Stars of the Lid – Nottingham Contemporary

by Elliot Davies

Stars of the Lid Nottingham

Sombre Texans Stars of the Lid do their thing in a concrete box in Nottingham! CONTENT WARNING – This account WILL beat about the bush and irritate almost everyone that reads it.

I’ve no idea what Stars of the Lid are doing here.

That’s not to downplay Nottingham’s calibre as a city, nor The Nottingham Contemporary’s calibre as a venue.

Of course it isn’t. This is FCK LDN you’re reading. We love everywhere that isn’t London.

It’s just that, for every other date on this short UK jaunt, Stars of the Lid have played theatres, churches, and concert halls. They’ve played places with stages, seating, and upholstery.

But tonight they’re playing a concrete box underneath an art gallery. “It’s about the size of two squash courts,” he said, failing to convince anyone that he’s ever even seen a squash court, let alone stepped foot on one.

There’s no stage. Instead we have an improvised raised platform, less than a metre high. And there’s no seats. Instead, everyone’s sat on the floor. Because you don’t stand up to watch Stars of the Lid. Not unless you’re explicitly told to do so by the band. That exact thing happens later on. But for the first hour or so of this ~80 minute show, everyone’s sat cross-legged on the floor, gazing up like it’s a primary school assembly.

Looking at the crowd, it looks like The Quietus’s entire East Midlands readership is in attendance. There’s lots of beards, and most people are wearing black. I overhear one guy wish death on the members of Keane, and on anyone who’s ever enjoyed their music. I don’t think he’s joking. I don’t feel welcome here.

So about 10 minutes before the show starts, I head to the front. This isn’t difficult, given that everyone’s sat down. At the front, people are taking pictures of the band’s equipment. Of particular interest is one of those huge analogue synthesizers – the type that looks like a cross between a 1960s telephone exchange board and an aircraft control panel; the type that relies on a tangled network of colourful wires and unmarked knobs to operate; the type that’s slightly more complicated than a human brain.

I ask the man next to me how such a system works. He frowns at it for a few moments, before admitting that he has no idea. But his friend will be here soon, and he’ll be able to explain everything. So when his friend arrives he asks him how such a system works. His friend frowns at it for a few moments, before admitting that he has no idea. Bonding over bafflement is fun. I recommend it.

Now, I’ve spent nearly 500 words talking about everything except tonight’s performance. There’s a very good reason for that: If writing convincingly about music is hard, writing convincingly about the music of Stars of the Lid is almost impossible.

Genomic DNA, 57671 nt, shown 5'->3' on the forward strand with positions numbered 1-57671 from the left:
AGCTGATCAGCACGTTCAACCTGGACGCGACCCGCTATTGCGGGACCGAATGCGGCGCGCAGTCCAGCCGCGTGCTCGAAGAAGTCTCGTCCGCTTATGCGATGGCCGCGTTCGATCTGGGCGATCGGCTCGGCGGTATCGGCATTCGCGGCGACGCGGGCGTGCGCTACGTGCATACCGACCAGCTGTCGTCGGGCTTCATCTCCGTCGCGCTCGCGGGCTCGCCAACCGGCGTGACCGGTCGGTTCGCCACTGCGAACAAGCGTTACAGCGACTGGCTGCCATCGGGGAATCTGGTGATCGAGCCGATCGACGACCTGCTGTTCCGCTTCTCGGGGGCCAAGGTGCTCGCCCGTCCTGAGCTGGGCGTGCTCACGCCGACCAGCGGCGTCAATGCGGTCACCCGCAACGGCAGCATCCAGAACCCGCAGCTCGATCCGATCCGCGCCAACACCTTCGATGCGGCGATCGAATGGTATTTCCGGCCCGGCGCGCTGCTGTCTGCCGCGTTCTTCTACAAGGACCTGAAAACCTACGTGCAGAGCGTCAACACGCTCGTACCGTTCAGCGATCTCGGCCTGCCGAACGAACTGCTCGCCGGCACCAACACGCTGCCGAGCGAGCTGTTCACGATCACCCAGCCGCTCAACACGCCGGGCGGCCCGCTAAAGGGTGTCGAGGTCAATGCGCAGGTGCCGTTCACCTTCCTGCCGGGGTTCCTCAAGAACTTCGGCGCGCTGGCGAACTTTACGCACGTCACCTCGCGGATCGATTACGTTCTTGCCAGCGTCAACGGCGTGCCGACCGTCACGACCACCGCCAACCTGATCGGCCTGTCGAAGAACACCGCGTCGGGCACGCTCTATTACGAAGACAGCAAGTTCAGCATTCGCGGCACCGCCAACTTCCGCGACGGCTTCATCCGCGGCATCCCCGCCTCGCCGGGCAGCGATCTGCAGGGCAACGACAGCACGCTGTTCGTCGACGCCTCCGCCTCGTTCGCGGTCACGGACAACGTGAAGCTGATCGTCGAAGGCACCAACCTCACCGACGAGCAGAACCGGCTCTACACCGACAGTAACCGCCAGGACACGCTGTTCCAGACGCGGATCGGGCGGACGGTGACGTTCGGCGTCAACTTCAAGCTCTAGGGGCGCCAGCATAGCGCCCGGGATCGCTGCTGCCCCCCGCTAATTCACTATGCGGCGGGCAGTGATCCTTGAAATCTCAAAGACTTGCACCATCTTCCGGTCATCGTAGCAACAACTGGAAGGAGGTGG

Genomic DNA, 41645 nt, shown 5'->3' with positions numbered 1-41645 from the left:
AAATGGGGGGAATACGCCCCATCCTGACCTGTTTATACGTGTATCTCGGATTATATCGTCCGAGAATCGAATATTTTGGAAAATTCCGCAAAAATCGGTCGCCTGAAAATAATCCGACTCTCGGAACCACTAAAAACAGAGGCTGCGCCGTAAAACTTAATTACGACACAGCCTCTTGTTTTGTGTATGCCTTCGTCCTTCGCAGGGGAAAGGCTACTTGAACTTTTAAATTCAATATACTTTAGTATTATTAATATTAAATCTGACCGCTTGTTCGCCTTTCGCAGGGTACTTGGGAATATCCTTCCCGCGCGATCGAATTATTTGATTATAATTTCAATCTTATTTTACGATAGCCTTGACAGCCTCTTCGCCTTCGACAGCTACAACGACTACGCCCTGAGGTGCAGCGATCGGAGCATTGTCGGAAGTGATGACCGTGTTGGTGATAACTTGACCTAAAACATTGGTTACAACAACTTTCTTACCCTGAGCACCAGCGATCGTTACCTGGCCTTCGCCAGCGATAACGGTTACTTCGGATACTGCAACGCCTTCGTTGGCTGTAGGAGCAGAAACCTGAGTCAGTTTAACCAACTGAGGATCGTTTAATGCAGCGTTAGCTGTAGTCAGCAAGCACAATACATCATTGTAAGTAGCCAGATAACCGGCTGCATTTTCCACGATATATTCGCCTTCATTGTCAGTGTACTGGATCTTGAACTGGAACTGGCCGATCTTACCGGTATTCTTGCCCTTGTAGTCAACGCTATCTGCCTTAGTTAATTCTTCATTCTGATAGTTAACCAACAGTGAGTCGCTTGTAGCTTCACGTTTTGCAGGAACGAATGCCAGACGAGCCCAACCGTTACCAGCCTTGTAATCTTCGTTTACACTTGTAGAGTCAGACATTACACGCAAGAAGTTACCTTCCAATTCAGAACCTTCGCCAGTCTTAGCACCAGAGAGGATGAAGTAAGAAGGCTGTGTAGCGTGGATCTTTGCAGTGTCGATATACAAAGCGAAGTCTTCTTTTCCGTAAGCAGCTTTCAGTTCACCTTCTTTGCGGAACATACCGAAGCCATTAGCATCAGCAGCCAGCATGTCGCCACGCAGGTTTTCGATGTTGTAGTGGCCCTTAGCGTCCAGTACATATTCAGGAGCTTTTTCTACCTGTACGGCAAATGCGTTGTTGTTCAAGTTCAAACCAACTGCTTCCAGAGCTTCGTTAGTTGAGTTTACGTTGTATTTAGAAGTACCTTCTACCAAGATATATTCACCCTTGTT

I once took issue with a Daniel Johnston live review in some early noughties rag. The review was fewer than 20 words. It said something like “A Daniel Johnston live show is proof that there’s a god.”

For years, I’ve thought of that review as a cop-out. I’ve seen Daniel Johnston live. He can be messy – painfully so. But also earnest – painfully so. He clearly longs to be taken seriously as an artist and a performer. So to describe his show in fewer than 20 words – no matter how glowing those words are – does him such a disservice that I’ve always thought that the reviewer in question either didn’t bother going to the show, or else they couldn’t be bothered to submit a proper write up.

But after tonight, I’m considering a third possibility. Perhaps they just felt overwhelmed. Perhaps they felt that what they saw was so pure – so real – that they couldn’t bring themselves to debase it with something as crass as a music review. They didn’t feel up to the task. There were no words worthy enough to describe how they felt. Words failed them.

And tonight, words fail me.

Oh sure, I could write about the perfect interplay between the string quartet and the electronic quartet – an interplay so flawless that it suggests the existence of psychic connections. I could talk about the immersive visuals, the rapt crowd, and the total awestruck reverent silence between every track. I could use words like “sweeping”, “devastating”, “life-affirming”, “soul-destroying”, and “loud”. But it just wouldn’t do. Nothing will do.

I’m not going to claim that this music proves that there’s a god, because that would be ridiculous. I’m not going to claim that I saw god when I closed my eyes, or that I felt like I was floating several feet above my body.

Instead, I’m just going to urge you to go out of your way to witness the Stars of the Lid live experience. It’s intense. Words will fail you.